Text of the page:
Nic's Story

As a toddler, I have memories of laughing and playing with my older brother… but I also have faint memories of yelling and fighting between my parents. The eventual divorce of mum and dad broke our family home open, and although I didn’t understand what was happening, it was a big and confusing change and I’m told I cried a lot.

From there, I lived with my mum and brother, and as far back as I can remember, I was bouncing a tennis ball, dribbling a soccer ball, or kicking a footy against walls, much to mum’s dismay. I just had this pure connection with and unconditional love of sport.

I was a small kid compared to my peers —?both in height and self-belief. I’d panic in a nervous sweat around people at school, but sport was a protective mask I used to cover up different anxieties and insecurities about myself. I don’t remember exactly how I felt then, but looking back, I felt different to everyone, so it’s almost like sport helped me feel more accepted and included.

Talking about sport helped me form close bonds with mates, playing sport gave me some self-confidence in my body and watching sport was an escape from any issues at home or at school. Sport was the most exhilarating thing I could sink my teeth into, and as my parents had divorced, sport was like an extra parental figure holding my hand through it all.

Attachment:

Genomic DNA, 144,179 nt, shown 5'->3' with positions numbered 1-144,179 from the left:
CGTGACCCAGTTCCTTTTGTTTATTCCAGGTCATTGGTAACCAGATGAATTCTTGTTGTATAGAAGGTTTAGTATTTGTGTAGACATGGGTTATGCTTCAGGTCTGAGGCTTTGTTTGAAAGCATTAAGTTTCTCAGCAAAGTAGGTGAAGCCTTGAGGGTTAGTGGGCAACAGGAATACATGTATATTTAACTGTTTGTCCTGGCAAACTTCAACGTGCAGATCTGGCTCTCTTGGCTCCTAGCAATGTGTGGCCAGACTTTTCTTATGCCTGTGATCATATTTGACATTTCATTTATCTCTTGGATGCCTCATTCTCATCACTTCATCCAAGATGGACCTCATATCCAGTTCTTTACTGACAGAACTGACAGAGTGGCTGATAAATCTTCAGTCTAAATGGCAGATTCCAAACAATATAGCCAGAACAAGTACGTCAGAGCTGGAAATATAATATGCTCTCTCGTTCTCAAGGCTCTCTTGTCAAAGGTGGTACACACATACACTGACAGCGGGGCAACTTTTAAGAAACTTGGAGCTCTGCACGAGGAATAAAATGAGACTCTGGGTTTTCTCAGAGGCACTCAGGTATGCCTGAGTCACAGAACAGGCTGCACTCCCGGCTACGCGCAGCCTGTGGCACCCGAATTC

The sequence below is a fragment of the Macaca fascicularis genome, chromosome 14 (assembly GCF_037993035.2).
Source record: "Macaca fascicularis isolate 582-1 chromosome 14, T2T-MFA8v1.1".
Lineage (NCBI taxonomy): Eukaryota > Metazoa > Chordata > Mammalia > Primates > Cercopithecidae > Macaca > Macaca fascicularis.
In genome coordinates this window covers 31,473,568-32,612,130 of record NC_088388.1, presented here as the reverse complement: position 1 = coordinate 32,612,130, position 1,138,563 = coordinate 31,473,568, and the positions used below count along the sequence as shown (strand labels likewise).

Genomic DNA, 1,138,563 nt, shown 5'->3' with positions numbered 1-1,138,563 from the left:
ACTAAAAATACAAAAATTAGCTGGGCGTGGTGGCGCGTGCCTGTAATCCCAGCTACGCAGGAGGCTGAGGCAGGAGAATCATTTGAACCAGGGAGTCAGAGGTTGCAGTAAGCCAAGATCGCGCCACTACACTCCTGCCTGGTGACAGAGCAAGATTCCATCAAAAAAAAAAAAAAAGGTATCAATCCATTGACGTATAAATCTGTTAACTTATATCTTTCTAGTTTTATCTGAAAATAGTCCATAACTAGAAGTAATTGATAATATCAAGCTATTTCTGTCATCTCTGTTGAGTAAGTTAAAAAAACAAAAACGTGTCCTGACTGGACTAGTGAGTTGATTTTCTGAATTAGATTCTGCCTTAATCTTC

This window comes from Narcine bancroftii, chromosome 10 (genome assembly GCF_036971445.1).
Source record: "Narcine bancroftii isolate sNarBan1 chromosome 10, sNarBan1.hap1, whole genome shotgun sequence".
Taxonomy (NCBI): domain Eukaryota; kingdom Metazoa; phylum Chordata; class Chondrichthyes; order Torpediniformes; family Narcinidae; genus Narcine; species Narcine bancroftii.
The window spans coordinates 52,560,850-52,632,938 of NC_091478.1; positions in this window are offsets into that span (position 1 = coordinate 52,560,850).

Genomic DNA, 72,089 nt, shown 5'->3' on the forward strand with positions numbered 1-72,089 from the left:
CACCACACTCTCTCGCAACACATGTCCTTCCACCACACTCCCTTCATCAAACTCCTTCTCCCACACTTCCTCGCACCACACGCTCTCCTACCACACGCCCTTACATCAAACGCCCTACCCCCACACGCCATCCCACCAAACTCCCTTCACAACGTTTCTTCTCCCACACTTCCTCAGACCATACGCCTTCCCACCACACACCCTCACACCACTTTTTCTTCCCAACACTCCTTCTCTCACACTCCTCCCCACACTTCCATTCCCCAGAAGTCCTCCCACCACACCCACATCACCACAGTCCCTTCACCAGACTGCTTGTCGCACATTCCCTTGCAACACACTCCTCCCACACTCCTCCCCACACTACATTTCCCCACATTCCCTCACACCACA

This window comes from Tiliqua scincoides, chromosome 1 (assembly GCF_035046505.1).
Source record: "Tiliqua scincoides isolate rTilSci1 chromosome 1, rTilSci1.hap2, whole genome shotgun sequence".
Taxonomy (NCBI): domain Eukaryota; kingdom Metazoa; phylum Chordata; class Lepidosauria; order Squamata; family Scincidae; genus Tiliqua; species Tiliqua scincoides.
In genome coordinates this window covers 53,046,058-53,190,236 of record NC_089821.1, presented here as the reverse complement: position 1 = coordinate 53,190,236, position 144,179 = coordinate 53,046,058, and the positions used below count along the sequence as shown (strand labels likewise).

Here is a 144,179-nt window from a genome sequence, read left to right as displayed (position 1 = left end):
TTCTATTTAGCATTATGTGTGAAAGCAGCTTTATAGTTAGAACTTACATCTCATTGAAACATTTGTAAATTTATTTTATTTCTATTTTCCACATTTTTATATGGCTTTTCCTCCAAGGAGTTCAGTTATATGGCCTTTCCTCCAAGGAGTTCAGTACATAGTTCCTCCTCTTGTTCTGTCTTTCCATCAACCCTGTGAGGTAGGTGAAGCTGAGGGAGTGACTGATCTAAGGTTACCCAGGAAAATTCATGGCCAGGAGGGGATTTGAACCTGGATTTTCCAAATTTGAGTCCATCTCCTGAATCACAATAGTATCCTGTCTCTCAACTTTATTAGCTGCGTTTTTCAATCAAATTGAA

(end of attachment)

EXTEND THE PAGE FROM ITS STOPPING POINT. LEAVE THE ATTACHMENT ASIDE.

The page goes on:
Mum was always an incredible mother, and as a self-proclaimed mumma’s boy, I was very dependent on her. As a child and pre-teen, I didn’t have any real insight into what was happening in mum’s world, but as a teenager, I started to become a little bit more aware. I noticed mum was very up and down with her mood and our home environment tended to match her unpredictability. Even though mum and I were super close, and I could feel when things were a bit off, I was stuck in my own world and I didn’t yet have the maturity or insight on what to do or how to support her.

It was only as an adult that I learned mum had struggled with post-natal depression, bouts of anxiety, undiagnosed ADHD, substance use… and suicidal thoughts. I've heard it said that life gives us feathers, bricks, and trucks, and in hindsight, mum’s battles through my childhood were like feathers tickling this subtle curiosity in me about how to help people.